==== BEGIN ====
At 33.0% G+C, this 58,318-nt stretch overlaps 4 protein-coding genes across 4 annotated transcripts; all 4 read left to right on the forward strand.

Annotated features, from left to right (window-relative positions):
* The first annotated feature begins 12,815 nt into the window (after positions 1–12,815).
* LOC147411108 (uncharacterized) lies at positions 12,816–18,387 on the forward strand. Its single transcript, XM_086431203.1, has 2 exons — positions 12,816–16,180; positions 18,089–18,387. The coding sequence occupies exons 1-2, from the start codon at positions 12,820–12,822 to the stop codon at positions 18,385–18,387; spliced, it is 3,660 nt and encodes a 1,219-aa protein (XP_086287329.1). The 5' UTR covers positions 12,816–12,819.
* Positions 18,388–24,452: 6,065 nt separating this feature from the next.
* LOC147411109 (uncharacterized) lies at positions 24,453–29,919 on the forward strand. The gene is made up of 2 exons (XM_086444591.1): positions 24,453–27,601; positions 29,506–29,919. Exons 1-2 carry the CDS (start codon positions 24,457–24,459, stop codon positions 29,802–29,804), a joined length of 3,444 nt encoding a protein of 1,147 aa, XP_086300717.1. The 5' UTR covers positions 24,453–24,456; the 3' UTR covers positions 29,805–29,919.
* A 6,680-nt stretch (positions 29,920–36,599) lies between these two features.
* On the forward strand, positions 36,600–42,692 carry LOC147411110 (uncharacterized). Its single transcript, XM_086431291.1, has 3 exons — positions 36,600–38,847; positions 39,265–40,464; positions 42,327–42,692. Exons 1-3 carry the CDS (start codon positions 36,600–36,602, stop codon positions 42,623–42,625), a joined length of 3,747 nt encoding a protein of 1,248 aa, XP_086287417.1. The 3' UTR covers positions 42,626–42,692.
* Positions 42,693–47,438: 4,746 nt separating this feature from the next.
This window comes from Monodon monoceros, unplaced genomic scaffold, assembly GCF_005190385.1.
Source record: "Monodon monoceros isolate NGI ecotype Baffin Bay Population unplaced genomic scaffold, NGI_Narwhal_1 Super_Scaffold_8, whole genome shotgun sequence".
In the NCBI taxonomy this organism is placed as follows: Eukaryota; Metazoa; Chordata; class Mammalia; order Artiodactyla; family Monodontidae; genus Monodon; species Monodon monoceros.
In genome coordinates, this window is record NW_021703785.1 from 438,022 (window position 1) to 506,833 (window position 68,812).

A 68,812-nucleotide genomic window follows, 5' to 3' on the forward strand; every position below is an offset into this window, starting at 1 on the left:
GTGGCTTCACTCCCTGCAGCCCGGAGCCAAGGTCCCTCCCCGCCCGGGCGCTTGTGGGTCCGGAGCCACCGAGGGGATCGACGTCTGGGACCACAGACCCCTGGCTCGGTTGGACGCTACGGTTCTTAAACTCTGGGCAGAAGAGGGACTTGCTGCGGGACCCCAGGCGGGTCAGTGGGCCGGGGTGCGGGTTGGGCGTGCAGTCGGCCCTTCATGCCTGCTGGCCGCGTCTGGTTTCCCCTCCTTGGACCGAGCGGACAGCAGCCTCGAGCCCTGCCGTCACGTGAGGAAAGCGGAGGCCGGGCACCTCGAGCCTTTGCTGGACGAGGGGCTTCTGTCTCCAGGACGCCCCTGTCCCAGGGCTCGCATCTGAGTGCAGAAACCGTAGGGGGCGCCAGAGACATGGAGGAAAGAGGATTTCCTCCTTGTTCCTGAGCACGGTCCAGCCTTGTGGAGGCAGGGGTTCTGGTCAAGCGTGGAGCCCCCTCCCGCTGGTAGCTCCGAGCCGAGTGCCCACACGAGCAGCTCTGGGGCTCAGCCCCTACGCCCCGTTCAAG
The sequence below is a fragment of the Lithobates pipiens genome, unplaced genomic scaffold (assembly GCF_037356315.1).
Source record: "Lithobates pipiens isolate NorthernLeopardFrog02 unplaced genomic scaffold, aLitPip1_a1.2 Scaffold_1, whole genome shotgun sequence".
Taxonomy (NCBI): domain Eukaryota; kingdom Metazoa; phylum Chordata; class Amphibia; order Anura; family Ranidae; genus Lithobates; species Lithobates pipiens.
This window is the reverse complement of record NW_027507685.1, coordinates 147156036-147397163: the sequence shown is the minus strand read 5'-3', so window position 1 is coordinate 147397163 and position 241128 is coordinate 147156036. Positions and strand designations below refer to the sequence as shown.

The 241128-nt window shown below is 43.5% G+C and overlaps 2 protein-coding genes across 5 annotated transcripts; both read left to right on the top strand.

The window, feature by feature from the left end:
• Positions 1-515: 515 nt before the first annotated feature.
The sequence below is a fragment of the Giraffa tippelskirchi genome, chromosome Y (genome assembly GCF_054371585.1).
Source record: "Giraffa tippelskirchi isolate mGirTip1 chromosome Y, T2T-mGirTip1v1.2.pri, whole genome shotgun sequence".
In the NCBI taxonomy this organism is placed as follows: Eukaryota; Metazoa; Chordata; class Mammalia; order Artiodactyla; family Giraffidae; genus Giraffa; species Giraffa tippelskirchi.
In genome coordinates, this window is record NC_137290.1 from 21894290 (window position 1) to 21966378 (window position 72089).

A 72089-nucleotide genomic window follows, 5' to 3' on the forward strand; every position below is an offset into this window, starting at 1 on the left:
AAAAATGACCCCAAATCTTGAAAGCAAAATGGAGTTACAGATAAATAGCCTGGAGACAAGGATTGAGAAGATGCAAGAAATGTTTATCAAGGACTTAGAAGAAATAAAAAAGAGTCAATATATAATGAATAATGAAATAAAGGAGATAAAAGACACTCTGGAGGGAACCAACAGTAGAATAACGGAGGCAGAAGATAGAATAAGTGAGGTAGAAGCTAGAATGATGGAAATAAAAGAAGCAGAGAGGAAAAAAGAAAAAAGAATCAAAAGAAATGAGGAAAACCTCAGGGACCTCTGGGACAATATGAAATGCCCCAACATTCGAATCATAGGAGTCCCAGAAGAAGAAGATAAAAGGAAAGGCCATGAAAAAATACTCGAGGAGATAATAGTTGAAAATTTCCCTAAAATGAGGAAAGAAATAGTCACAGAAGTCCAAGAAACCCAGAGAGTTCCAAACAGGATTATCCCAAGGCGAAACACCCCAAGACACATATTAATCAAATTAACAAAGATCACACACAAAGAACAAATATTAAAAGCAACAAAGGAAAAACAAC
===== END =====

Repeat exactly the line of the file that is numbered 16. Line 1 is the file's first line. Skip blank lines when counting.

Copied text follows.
The sequence below is a fragment of the Lithobates pipiens genome, unplaced genomic scaffold (assembly GCF_037356315.1).